These cmdlets have been used for end-to-end automation of a real application with 3rdparty grid, and the default state of grid on a certain page took up to fifteen minutes to access a grid cell (a control that has no handle). On the opposite, access to links and buttons works instantly, as they have handles.

2.3) We have another way to regulate the speed: user settings for three ways to search

[UIAutomation.Preferences]::DisableWildCardSearch # default: $false
[UIAutomation.Preferences]::DisableWin32Search # default: $false
[UIAutomation.Preferences]::DisableExactSearch # default: $true

The first way is a search via collecting all controls of the type(s) selected by user and searching by control's properties in the collection - this is the default search. Not surprisingly, it can be slow when we have a number of controls.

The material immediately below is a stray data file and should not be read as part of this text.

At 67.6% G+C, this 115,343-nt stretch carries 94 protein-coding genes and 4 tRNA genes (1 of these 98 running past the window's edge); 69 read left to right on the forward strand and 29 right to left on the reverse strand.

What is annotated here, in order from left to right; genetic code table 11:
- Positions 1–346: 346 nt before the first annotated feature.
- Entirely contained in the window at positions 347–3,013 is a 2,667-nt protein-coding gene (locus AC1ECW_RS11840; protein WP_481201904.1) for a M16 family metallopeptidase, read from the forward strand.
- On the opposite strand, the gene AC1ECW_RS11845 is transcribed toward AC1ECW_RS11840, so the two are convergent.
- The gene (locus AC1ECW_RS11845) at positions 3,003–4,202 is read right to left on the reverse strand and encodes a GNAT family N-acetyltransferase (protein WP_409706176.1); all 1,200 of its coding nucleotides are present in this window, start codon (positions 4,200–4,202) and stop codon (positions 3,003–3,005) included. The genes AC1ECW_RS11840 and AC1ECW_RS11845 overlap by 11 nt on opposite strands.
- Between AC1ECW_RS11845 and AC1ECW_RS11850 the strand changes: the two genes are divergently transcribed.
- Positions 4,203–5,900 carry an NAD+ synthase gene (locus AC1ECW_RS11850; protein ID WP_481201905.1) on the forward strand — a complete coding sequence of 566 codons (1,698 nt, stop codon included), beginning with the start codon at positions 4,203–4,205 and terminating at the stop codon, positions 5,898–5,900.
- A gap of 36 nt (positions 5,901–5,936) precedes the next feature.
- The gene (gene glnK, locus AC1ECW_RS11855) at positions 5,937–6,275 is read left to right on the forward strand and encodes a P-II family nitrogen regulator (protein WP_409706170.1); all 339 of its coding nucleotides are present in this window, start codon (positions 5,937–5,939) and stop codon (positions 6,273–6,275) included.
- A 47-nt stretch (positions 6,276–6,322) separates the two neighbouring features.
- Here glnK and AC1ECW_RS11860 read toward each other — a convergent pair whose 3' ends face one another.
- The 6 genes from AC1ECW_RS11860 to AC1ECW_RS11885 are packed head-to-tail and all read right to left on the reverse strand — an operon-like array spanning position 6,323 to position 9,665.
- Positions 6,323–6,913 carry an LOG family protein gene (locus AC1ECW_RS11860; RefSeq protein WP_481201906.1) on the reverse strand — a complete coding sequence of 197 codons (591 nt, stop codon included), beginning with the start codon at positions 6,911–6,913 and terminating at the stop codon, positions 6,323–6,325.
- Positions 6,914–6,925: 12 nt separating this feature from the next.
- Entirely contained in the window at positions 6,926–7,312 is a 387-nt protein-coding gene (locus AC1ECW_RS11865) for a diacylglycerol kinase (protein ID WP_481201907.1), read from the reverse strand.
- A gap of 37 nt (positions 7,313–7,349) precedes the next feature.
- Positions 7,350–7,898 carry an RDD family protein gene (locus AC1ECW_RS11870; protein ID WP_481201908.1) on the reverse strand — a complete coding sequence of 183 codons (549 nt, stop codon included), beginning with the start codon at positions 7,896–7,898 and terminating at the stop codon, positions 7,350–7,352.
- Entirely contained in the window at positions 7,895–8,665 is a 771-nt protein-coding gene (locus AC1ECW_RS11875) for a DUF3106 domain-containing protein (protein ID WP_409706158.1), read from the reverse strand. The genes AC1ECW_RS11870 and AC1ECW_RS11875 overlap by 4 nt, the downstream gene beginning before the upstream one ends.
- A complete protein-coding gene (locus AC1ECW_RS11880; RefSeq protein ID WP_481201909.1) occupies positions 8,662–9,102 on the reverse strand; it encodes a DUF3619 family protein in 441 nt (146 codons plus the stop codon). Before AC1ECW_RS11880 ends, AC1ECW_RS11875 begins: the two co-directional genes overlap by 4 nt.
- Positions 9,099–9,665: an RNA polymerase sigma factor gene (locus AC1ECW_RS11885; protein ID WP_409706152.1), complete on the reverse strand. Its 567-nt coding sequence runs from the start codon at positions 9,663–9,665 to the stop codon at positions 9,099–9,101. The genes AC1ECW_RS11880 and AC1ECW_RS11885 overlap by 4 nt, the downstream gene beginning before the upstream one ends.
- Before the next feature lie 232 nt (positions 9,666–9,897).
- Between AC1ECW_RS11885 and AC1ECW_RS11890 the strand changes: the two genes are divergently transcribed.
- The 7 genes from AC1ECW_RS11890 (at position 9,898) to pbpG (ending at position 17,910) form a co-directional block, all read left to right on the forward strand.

The second way is a search via handles (it's useless in situations when we exactly know that we need handless contol(s)).

The third way is the original way to search - just how MS UI Automation searches (no wildcards). You may switch off two first way and turn on the third to check what is better.

2.4) The first way of search has an additional capability for complicated cases: it consumes hashtables.

Shortly, hashtables of properties look like:

Start-Process calc -PassThru | Get-UIAWindow | Get-UIAButton -n [1-3] | ConvertTo-UIASearchCriteria
# @{Name="1";AutomationId="131";ControlType="Button";}
# @{Name="2";AutomationId="132";ControlType="Button";}